I could think of no easy way to measure current as abbey road suggested. The DCR on the OT pri measures exact to two decimal places . . . just the same the sections on the input do (you don't see this very often) .

So my question now is whether the distortion was due imbalance based only on drifts in component values or whether it was possibly due to a connection issue that got remedied after the swap. I had already had a connection issue due to a faulty joint in the emitter circuit of Q5 partially losing connection and resulting in a string of different Q5 voltages over several power up cycles along with intermittent noise bursts.

I'm hesitant to do anything else to it as long as the distortion is gone because:

1) if it is the transistors, replacing the Q1-Q4 is a no fly as they are obsolete and unobtanium

2) replacing the 3053s (Q5-6) is no problem, but yet is a problem bc of what Emrr has spoken about numerous times - the circuit is fussy about beta matching and most new 3053s won't fall in that range . .. . . so how much time and money does one allot for this chore?

3) reflowing and desoldering as always is risky on the older pc boards and if the pad/land completely goes then you to have look at hardwiring connections. I've already had to do it once on this same amp but only for a very short trace run in the PSU section. To do it for long traces you'd probably want to cut a section out of the old trace to prevent parallel currents. I have no problem doing this when a pad has 100% failed, but I don't like doing it as preventative move just in case something fails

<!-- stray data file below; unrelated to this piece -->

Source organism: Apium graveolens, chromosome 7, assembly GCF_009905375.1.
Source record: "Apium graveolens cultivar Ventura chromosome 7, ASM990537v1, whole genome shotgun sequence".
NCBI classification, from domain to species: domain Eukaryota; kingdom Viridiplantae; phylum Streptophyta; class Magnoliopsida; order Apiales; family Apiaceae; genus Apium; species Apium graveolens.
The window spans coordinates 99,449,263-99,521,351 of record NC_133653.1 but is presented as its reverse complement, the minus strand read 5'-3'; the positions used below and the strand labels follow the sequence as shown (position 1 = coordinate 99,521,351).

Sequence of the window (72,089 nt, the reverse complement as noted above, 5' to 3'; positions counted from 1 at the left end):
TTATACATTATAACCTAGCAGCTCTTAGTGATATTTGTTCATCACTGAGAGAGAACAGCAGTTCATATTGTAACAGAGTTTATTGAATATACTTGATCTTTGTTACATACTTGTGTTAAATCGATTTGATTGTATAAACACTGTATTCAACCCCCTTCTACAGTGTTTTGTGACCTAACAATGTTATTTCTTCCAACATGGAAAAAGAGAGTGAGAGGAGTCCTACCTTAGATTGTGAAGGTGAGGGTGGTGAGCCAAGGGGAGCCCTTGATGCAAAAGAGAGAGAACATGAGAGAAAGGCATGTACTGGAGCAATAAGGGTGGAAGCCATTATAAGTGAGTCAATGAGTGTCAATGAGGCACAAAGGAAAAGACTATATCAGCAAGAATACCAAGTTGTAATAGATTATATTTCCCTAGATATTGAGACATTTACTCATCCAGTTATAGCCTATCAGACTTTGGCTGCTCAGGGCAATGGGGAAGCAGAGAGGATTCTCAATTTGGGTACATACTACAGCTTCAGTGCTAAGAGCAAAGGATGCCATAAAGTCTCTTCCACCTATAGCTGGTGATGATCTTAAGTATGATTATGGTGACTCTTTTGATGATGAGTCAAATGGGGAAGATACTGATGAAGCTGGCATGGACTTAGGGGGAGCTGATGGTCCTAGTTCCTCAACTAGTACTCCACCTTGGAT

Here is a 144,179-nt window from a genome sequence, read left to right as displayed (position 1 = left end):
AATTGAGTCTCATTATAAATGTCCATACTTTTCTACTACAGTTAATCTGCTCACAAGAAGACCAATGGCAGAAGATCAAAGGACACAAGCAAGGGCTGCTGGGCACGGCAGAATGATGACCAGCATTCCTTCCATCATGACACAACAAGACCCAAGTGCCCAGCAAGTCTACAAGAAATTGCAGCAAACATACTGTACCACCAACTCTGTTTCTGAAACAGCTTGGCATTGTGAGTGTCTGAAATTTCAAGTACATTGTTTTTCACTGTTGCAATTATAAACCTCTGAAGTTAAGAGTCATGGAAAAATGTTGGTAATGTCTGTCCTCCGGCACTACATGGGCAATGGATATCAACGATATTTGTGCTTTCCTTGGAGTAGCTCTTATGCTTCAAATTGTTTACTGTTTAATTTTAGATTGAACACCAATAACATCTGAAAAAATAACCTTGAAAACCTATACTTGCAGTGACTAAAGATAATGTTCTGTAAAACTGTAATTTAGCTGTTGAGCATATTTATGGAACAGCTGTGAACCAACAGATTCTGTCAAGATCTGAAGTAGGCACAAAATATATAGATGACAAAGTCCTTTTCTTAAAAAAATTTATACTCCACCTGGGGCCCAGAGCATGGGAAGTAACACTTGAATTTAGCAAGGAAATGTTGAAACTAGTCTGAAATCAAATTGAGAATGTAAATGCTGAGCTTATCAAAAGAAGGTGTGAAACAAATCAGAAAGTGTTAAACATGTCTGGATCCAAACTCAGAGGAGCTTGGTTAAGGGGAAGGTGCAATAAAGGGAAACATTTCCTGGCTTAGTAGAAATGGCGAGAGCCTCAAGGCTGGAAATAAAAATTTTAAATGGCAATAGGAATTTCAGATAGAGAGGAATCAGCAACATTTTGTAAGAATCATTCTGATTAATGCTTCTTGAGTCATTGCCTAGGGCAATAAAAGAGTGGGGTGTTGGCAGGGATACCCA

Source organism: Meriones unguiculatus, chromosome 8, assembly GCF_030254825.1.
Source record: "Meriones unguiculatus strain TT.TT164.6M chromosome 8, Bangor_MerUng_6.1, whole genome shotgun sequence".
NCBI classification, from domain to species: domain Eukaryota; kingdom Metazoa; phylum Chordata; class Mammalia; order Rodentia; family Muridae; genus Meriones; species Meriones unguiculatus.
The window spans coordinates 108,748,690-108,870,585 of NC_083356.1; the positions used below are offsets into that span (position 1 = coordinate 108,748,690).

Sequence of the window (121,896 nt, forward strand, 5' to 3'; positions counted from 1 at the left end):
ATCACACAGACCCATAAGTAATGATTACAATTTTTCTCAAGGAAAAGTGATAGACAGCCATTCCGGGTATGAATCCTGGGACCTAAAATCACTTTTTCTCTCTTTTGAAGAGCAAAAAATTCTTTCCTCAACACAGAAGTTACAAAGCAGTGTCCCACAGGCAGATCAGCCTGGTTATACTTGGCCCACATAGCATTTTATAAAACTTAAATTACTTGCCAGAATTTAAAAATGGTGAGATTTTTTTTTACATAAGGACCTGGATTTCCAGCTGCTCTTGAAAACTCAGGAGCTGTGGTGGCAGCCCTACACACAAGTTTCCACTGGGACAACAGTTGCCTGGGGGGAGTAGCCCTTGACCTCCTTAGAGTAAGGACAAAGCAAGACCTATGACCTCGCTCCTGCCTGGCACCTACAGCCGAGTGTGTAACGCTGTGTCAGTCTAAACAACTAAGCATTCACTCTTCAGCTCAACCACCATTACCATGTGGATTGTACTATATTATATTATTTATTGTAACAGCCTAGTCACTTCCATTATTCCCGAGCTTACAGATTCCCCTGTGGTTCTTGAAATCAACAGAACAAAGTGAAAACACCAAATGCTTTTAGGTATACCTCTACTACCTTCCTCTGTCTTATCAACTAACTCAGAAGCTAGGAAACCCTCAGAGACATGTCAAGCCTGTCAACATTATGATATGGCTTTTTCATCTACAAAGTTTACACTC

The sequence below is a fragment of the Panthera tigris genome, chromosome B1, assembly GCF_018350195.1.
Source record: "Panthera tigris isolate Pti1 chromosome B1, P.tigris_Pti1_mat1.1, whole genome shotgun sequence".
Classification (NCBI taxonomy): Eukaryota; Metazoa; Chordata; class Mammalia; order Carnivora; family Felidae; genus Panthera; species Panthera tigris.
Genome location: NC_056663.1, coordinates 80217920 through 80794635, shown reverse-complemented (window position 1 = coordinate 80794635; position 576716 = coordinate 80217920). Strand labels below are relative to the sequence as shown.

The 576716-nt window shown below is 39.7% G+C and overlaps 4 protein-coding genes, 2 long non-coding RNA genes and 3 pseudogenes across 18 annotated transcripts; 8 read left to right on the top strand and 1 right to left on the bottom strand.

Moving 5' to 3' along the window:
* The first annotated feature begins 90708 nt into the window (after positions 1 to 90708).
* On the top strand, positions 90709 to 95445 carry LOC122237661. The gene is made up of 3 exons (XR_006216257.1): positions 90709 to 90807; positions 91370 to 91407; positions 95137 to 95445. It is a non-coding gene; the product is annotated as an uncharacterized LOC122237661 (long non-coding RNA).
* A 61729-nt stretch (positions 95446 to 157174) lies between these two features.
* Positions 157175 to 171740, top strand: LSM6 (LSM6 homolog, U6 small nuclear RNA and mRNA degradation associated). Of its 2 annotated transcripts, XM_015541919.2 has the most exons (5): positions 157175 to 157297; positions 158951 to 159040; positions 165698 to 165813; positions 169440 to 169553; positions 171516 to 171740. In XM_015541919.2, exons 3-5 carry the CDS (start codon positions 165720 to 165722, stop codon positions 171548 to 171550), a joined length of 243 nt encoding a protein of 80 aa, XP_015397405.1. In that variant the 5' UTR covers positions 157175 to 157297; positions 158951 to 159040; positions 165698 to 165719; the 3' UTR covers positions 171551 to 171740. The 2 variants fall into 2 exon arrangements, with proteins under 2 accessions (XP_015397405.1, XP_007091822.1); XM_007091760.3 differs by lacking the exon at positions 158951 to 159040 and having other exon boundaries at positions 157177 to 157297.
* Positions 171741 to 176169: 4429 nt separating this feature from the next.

4) possible damage to the existing transistors

There is also the option of doing a full rebuild via the John Hall suggested transistor replacements, but again I'm hesitant to do it unless absolutely forced to and as of now the distortion has gone.

I'm curious to hear others thoughts as to the best way to proceed from here.
 

groovyloop

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for such defects it is a good idea to put in sinus wave from any program and set the level just to hear the distortion. then trying to touch by fingers all components & move signal wires and listen - if the distortion change. If you find the point that change/remove distortion then it can be analized. it may be an oscilation.
 

groovyloop

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if it is an oscilation just use your fingers while listening the result. fingers change the capacitance between ground and schematics also change the resistance if you press them more. It is the best instrument for finding the oscilation point.
 

FIX

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Remember that a drum has a very low frequency component that if you follow the distortion curve could very well be heard. If you look at the insides of the old 808 drum machine, they have this flapping sound that they add to the drum sound. That LF flapping, which is natural to a drum, can cause distortion that doesn't seem in sync with he tom tone.
 

abbey road d enfer

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if it is an oscilation just use your fingers while listening the result. fingers change the capacitance between ground and schematics also change the resistance if you press them more. It is the best instrument for finding the oscilation point.
Don't do that with a tube power amp, though... :)
 

lassoharp

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Remember that a drum has a very low frequency component that if you follow the distortion curve could very well be heard. If you look at the insides of the old 808 drum machine, they have this flapping sound that they add to the drum sound. That LF flapping, which is natural to a drum, can cause distortion that doesn't seem in sync with he tom tone.
Are you talking about distortion that sounds like what I posted in the link?